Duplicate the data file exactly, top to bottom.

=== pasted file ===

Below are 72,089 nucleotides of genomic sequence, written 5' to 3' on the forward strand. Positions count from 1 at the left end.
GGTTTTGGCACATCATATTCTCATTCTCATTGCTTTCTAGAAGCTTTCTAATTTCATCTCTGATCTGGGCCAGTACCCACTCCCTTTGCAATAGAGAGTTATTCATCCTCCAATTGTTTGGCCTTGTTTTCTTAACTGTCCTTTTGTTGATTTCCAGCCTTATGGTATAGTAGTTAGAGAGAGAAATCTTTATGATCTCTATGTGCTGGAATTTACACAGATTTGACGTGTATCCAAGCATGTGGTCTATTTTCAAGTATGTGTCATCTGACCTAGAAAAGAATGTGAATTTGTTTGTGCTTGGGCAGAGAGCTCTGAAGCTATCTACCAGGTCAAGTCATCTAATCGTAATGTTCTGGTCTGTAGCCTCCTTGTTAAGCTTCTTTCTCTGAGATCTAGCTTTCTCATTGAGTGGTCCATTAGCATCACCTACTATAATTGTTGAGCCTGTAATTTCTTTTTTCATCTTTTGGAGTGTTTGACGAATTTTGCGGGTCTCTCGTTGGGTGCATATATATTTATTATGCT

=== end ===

Below are 72,089 nucleotides of genomic sequence, written 5' to 3' on the forward strand. Positions count from 1 at the left end.
GGTTTTGGCACATCATATTCTCATTCTCATTGCTTTCTAGAAGCTTTCTAATTTCATCTCTGATCTGGGCCAGTACCCACTCCCTTTGCAATAGAGAGTTATTCATCCTCCAATTGTTTGGCCTTGTTTTCTTAACTGTCCTTTTGTTGATTTCCAGCCTTATGGTATAGTAGTTAGAGAGAGAAATCTTTATGATCTCTATGTGCTGGAATTTACACAGATTTGACGTGTATCCAAGCATGTGGTCTATTTTCAAGTATGTGTCATCTGACCTAGAAAAGAATGTGAATTTGTTTGTGCTTGGGCAGAGAGCTCTGAAGCTATCTACCAGGTCAAGTCATCTAATCGTAATGTTCTGGTCTGTAGCCTCCTTGTTAAGCTTCTTTCTCTGAGATCTAGCTTTCTCATTGAGTGGTCCATTAGCATCACCTACTATAATTGTTGAGCCTGTAATTTCTTTTTTCATCTTTTGGAGTGTTTGACGAATTTTGCGGGTCTCTCGTTGGGTGCATATATATTTATTATGCT